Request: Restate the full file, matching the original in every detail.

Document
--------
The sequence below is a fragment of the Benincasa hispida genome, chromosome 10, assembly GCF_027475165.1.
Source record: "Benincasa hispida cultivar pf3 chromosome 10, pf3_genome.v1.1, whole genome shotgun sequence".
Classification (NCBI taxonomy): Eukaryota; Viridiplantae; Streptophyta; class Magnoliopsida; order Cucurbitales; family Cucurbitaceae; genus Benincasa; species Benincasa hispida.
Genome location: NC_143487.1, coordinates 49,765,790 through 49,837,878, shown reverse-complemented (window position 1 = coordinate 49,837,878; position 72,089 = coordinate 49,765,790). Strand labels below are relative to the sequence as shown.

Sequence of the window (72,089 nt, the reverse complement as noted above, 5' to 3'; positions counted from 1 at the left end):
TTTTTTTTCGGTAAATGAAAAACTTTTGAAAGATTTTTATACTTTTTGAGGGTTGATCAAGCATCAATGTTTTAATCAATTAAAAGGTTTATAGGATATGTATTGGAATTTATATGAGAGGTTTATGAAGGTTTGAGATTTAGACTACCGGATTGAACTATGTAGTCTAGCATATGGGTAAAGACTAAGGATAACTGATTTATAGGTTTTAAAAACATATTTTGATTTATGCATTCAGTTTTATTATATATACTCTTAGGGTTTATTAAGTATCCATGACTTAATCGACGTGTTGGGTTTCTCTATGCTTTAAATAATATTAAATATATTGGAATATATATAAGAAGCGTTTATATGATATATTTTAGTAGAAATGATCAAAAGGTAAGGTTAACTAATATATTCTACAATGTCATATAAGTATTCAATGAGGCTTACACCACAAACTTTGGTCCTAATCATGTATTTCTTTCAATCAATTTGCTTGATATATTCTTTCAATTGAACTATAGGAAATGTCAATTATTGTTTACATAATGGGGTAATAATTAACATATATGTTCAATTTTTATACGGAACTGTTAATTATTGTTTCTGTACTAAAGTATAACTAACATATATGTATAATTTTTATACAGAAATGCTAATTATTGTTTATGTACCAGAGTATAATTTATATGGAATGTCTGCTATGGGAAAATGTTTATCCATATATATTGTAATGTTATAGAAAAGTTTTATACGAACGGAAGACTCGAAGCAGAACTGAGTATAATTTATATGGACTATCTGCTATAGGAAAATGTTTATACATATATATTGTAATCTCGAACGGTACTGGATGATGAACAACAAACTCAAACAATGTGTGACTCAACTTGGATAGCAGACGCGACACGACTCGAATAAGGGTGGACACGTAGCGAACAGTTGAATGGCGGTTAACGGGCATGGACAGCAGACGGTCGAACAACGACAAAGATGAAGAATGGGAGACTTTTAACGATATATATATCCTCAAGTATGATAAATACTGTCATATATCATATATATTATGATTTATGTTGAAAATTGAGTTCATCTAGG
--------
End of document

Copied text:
The sequence below is a fragment of the Benincasa hispida genome, chromosome 10, assembly GCF_027475165.1.
Source record: "Benincasa hispida cultivar pf3 chromosome 10, pf3_genome.v1.1, whole genome shotgun sequence".
Classification (NCBI taxonomy): Eukaryota; Viridiplantae; Streptophyta; class Magnoliopsida; order Cucurbitales; family Cucurbitaceae; genus Benincasa; species Benincasa hispida.
Genome location: NC_143487.1, coordinates 49,765,790 through 49,837,878, shown reverse-complemented (window position 1 = coordinate 49,837,878; position 72,089 = coordinate 49,765,790). Strand labels below are relative to the sequence as shown.

Sequence of the window (72,089 nt, the reverse complement as noted above, 5' to 3'; positions counted from 1 at the left end):
TTTTTTTTCGGTAAATGAAAAACTTTTGAAAGATTTTTATACTTTTTGAGGGTTGATCAAGCATCAATGTTTTAATCAATTAAAAGGTTTATAGGATATGTATTGGAATTTATATGAGAGGTTTATGAAGGTTTGAGATTTAGACTACCGGATTGAACTATGTAGTCTAGCATATGGGTAAAGACTAAGGATAACTGATTTATAGGTTTTAAAAACATATTTTGATTTATGCATTCAGTTTTATTATATATACTCTTAGGGTTTATTAAGTATCCATGACTTAATCGACGTGTTGGGTTTCTCTATGCTTTAAATAATATTAAATATATTGGAATATATATAAGAAGCGTTTATATGATATATTTTAGTAGAAATGATCAAAAGGTAAGGTTAACTAATATATTCTACAATGTCATATAAGTATTCAATGAGGCTTACACCACAAACTTTGGTCCTAATCATGTATTTCTTTCAATCAATTTGCTTGATATATTCTTTCAATTGAACTATAGGAAATGTCAATTATTGTTTACATAATGGGGTAATAATTAACATATATGTTCAATTTTTATACGGAACTGTTAATTATTGTTTCTGTACTAAAGTATAACTAACATATATGTATAATTTTTATACAGAAATGCTAATTATTGTTTATGTACCAGAGTATAATTTATATGGAATGTCTGCTATGGGAAAATGTTTATCCATATATATTGTAATGTTATAGAAAAGTTTTATACGAACGGAAGACTCGAAGCAGAACTGAGTATAATTTATATGGACTATCTGCTATAGGAAAATGTTTATACATATATATTGTAATCTCGAACGGTACTGGATGATGAACAACAAACTCAAACAATGTGTGACTCAACTTGGATAGCAGACGCGACACGACTCGAATAAGGGTGGACACGTAGCGAACAGTTGAATGGCGGTTAACGGGCATGGACAGCAGACGGTCGAACAACGACAAAGATGAAGAATGGGAGACTTTTAACGATATATATATCCTCAAGTATGATAAATACTGTCATATATCATATATATTATGATTTATGTTGAAAATTGAGTTCATCTAGG